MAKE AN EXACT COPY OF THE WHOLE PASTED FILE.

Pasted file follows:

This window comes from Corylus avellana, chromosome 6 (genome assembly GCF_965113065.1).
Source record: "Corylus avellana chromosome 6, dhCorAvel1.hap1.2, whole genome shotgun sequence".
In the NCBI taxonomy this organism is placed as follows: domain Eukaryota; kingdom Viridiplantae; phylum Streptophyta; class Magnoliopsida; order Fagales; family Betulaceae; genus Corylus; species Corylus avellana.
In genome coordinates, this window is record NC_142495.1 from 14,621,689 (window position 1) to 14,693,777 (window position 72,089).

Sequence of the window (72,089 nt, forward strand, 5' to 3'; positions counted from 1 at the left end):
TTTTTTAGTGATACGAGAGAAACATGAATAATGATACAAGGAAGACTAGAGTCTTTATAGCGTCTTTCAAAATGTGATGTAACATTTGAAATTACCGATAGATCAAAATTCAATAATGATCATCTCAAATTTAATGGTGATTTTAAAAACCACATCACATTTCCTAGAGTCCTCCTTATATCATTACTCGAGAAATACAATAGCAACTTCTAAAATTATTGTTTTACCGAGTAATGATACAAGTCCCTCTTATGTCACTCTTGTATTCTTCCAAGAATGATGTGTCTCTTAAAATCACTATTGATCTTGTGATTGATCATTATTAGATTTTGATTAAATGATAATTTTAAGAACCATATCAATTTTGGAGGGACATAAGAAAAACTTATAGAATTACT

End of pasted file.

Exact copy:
This window comes from Corylus avellana, chromosome 6 (genome assembly GCF_965113065.1).
Source record: "Corylus avellana chromosome 6, dhCorAvel1.hap1.2, whole genome shotgun sequence".
In the NCBI taxonomy this organism is placed as follows: domain Eukaryota; kingdom Viridiplantae; phylum Streptophyta; class Magnoliopsida; order Fagales; family Betulaceae; genus Corylus; species Corylus avellana.
In genome coordinates, this window is record NC_142495.1 from 14,621,689 (window position 1) to 14,693,777 (window position 72,089).

Sequence of the window (72,089 nt, forward strand, 5' to 3'; positions counted from 1 at the left end):
TTTTTTAGTGATACGAGAGAAACATGAATAATGATACAAGGAAGACTAGAGTCTTTATAGCGTCTTTCAAAATGTGATGTAACATTTGAAATTACCGATAGATCAAAATTCAATAATGATCATCTCAAATTTAATGGTGATTTTAAAAACCACATCACATTTCCTAGAGTCCTCCTTATATCATTACTCGAGAAATACAATAGCAACTTCTAAAATTATTGTTTTACCGAGTAATGATACAAGTCCCTCTTATGTCACTCTTGTATTCTTCCAAGAATGATGTGTCTCTTAAAATCACTATTGATCTTGTGATTGATCATTATTAGATTTTGATTAAATGATAATTTTAAGAACCATATCAATTTTGGAGGGACATAAGAAAAACTTATAGAATTACT